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The 1917 revolution gave an all too brief glimpse of national liberation

This article is over 19 years, 8 months old
For a few brief years after the October revolution of 1917, relations between Chechens and Russians changed dramatically.
Issue 1918

For a few brief years after the October revolution of 1917, relations between Chechens and Russians changed dramatically.

Lenin and Trotsky, the leaders of the revolution, set out to apply in practice Marx’s motto that “a nation that oppresses another nation cannot itself be free”.

The principle of national self determination was a beacon for the colonial peoples of the former empire.

After a century of resistance to Russian rule, the Chechens joined hands with the Bolsheviks in 1919 to defeat the counter-revolutionary armies threatening the revolution.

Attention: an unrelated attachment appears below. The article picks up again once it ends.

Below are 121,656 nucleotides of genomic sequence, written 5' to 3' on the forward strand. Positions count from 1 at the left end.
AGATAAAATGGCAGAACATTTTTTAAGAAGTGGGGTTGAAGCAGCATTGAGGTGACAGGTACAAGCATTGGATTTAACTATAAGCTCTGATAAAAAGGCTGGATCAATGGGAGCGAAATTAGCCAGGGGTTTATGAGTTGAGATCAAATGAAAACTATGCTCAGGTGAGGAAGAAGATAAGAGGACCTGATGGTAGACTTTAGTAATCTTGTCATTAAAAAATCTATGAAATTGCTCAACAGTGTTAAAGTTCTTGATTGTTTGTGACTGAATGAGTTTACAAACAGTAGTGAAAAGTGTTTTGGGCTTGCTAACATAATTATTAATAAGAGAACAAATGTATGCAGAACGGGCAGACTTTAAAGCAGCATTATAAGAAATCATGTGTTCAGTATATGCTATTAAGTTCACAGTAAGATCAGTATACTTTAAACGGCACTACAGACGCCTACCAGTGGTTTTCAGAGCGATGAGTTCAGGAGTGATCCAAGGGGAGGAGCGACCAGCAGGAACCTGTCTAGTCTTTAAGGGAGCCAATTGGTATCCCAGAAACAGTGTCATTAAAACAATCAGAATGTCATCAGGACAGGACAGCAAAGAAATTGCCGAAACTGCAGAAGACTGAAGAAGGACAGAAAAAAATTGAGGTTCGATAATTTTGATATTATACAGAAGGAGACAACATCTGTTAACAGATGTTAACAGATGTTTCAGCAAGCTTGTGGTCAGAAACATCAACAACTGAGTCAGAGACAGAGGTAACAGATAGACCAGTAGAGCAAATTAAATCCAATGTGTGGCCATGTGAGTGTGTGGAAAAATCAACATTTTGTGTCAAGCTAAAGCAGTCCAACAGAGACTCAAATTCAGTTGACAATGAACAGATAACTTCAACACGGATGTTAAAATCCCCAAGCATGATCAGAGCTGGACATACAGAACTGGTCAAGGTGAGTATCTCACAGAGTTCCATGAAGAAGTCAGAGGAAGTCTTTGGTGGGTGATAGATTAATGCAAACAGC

Ali Mataev, head of the powerful Bammat Giray tariqat—a Sufi Muslim organisation—led the Chechen Revolutionary Committee.

The Bolsheviks helped the Chechens kick the Cossack settlers off their land and establish an autonomous republic.

Full religious freedom was restored to the overwhelmingly Muslim population of Chechnya.

For the first time ever, publishing began in the Chechen language and literacy rates soared.

But the dream of liberation began to fade after just a few years.

The failure of the revolution abroad left Russia isolated and still economically backward.

This isolation created a situation where the Soviet bureaucracy could tighten its grip.

From 1923, expressions of non-Russian culture were labelled a “deviation” by the regime.

And in the early 1930s all minority national freedoms were swept away.

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